Remnants of boozy village discovered beneath downtown San Francisco

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San Francisco, Jan 7 (ANI): Archeologists have discovered dozens of relics from the 1800s underneath a parking lot in downtown San Francisco.

They have found dozens of vestiges-dolls, a piece of a tent, tableware and "many, many liquor bottles"-that tell stories dating as far back as 1848 under a roughly 100-square-foot portion of a parking lot near First and Minna streets by the future Transbay Transit Center.

Underneath the asphalt, archeologists rummaged through what used to be shopkeepers' and entrepreneurs' homes that once sat between two enormous sand dunes.

"This working class came from all over. Eleven feet down, there was tableware manufactured in Philadelphia and coins not minted as money that also came from Philadelphia," the Examiner quoted lead archeologist Heather Price, as saying.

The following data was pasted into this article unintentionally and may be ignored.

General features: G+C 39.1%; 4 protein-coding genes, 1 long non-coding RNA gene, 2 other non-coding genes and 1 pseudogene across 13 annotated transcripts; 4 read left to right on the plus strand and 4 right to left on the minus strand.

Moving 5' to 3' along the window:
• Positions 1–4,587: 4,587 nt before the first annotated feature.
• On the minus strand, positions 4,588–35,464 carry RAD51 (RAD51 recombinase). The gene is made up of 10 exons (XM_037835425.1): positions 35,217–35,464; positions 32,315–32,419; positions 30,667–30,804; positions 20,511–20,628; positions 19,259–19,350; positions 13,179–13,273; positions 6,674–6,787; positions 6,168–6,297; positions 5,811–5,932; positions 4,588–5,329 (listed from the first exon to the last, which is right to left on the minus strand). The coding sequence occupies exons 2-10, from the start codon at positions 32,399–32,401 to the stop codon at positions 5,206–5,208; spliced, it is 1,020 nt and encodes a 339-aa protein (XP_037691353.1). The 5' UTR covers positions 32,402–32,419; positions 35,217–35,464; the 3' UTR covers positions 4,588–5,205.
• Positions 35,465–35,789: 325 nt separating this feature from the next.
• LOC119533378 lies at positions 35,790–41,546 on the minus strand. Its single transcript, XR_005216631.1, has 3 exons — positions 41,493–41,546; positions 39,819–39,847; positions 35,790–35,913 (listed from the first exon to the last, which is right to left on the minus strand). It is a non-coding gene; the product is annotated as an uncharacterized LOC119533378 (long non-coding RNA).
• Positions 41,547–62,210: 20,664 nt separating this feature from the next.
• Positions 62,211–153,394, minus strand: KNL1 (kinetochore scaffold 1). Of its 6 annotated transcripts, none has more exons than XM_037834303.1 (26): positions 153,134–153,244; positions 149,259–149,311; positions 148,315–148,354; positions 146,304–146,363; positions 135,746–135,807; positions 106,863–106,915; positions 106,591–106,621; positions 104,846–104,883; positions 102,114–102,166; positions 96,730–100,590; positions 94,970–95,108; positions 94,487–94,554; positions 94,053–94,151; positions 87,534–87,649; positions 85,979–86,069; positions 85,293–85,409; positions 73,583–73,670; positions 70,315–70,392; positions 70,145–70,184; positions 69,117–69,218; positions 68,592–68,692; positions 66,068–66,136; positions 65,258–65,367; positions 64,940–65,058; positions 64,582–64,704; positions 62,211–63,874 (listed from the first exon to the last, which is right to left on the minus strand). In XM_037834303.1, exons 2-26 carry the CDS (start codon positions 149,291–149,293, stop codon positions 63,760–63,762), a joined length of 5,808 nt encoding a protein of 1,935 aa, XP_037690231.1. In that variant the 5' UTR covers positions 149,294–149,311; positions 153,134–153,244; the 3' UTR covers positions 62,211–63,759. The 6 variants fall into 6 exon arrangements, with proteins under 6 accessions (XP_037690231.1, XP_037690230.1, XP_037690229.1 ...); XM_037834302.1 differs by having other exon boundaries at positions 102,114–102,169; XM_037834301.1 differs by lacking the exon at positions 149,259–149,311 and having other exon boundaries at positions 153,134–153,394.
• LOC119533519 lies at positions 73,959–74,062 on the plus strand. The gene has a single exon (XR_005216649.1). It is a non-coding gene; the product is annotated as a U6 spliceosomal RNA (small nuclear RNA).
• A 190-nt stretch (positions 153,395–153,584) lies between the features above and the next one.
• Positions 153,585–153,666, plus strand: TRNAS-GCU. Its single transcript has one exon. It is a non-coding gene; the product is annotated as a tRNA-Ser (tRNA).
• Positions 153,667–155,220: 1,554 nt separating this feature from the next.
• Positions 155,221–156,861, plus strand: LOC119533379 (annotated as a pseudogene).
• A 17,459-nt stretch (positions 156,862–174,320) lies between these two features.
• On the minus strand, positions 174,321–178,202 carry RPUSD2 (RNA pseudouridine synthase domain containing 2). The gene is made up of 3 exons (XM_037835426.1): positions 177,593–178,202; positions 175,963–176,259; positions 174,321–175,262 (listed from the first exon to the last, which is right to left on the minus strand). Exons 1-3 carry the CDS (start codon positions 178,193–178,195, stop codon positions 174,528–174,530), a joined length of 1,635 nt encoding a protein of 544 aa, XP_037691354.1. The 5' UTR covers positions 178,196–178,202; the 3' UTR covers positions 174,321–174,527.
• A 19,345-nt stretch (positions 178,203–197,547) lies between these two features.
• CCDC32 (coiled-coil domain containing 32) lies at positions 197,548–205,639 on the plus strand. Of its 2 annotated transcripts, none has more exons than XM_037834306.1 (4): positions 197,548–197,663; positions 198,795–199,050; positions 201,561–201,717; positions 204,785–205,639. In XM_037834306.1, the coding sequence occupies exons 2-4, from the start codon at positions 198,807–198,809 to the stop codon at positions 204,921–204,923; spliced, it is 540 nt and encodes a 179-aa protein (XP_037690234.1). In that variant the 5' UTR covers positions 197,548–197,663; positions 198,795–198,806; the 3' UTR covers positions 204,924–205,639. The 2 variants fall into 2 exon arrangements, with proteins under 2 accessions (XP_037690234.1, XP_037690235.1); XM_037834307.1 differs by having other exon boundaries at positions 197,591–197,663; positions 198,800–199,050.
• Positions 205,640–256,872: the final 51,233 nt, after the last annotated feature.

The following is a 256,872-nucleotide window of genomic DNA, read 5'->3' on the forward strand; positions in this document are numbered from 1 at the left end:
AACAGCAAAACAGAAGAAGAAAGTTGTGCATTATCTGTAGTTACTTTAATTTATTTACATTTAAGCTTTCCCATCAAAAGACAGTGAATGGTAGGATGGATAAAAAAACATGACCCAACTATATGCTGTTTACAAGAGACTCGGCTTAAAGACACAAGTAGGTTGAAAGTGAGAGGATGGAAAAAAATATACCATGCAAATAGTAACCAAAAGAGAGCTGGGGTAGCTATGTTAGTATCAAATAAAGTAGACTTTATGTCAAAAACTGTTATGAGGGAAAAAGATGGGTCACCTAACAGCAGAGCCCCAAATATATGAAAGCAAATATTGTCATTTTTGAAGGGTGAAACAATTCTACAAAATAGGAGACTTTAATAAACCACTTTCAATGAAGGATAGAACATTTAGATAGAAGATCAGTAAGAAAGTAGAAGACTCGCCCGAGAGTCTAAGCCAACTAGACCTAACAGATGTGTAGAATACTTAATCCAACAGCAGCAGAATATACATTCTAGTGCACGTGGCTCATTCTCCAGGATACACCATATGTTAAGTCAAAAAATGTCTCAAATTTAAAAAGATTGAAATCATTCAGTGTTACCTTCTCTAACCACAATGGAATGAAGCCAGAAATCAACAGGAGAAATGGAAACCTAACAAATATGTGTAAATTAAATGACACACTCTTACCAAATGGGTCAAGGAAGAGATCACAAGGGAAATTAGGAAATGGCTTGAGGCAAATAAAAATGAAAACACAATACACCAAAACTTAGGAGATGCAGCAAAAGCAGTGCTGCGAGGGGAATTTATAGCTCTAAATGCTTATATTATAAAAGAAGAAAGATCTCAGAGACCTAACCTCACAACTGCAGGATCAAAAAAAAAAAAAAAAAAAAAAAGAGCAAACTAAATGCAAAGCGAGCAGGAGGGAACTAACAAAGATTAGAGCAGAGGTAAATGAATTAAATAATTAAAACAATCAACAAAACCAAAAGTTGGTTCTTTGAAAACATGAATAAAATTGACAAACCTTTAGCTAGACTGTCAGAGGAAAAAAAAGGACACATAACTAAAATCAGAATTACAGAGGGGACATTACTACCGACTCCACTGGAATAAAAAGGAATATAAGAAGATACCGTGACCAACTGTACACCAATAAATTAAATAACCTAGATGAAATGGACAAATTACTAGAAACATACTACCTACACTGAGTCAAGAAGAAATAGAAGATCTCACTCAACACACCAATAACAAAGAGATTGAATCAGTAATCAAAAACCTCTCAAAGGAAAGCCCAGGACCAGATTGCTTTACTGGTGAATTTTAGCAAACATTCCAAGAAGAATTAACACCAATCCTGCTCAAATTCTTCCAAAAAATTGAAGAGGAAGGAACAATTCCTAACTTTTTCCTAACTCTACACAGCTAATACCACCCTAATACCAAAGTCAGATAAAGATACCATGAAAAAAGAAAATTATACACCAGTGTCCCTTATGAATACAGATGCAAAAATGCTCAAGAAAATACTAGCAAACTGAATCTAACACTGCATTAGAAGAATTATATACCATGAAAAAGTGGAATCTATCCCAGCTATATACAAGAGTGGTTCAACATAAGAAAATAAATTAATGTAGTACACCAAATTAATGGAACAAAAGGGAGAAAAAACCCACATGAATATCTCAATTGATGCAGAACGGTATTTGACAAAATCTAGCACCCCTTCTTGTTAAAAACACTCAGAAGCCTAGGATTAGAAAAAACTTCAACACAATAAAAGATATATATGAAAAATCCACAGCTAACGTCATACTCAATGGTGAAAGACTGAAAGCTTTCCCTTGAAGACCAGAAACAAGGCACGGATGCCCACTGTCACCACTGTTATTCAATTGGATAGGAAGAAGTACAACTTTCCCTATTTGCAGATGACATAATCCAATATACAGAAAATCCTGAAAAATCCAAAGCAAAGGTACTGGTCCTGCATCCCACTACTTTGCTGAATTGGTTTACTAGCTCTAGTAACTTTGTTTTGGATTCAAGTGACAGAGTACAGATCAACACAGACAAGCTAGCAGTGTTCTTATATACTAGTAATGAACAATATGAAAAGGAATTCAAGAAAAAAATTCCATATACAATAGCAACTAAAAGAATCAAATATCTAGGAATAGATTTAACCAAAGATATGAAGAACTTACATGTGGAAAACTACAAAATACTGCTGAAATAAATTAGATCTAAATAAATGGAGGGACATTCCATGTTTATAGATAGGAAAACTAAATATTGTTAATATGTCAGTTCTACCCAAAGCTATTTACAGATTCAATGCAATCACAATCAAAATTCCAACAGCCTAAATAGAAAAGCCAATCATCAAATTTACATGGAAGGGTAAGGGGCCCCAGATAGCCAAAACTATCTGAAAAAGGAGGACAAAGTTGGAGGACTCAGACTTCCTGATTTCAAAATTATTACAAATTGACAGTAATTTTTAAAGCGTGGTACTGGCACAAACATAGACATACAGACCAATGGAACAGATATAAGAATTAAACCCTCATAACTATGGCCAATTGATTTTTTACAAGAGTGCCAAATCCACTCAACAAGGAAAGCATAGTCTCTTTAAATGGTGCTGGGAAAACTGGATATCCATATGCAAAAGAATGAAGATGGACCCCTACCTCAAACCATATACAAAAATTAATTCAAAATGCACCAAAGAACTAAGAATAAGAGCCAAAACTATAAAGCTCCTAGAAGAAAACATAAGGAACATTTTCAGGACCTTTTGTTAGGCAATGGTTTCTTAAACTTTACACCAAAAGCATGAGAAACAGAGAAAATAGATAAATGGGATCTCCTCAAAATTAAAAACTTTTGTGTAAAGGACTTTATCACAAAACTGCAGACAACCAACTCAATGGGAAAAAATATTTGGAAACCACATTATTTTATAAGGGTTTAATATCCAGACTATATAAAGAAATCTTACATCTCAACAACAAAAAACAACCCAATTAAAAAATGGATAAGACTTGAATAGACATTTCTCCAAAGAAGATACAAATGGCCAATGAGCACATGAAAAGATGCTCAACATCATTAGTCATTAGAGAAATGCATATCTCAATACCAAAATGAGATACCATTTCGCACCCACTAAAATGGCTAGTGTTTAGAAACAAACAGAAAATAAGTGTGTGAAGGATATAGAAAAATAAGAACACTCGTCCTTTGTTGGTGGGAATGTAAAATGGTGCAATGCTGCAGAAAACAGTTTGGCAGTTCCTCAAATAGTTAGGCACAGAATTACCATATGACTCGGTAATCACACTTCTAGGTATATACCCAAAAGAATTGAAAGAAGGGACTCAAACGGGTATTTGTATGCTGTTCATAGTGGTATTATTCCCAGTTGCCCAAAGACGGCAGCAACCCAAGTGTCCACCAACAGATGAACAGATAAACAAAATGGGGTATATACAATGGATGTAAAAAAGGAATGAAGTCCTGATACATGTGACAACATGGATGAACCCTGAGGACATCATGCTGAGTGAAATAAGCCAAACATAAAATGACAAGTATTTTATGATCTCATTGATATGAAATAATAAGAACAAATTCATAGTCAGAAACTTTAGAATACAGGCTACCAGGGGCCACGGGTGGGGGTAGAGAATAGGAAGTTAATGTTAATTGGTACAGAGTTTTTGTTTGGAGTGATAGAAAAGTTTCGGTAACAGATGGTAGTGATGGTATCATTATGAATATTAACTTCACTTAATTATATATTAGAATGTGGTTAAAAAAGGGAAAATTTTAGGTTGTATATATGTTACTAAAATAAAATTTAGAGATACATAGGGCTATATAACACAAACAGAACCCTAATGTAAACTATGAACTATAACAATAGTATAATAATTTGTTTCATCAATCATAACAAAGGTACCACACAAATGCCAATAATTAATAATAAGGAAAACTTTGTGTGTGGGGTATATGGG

"And from the ground surface all the way to 12 feet below, we found fancy serving platters ... and many, many liquor bottles," said Price.

She said that they found pieces of a tent that roaming miners might have used on their way up to Gold Country.

"The supercool stuff was 12 feet deep. We got down to just immediately after the Gold Rush, like 1850 and maybe even late 1840s," she said.

At that time, the shoreline of San Francisco Bay was about 11/2 blocks away. Then the 1906 earthquake and fire pulverized the homes, and the sand was leveled for industrial development. (ANI)

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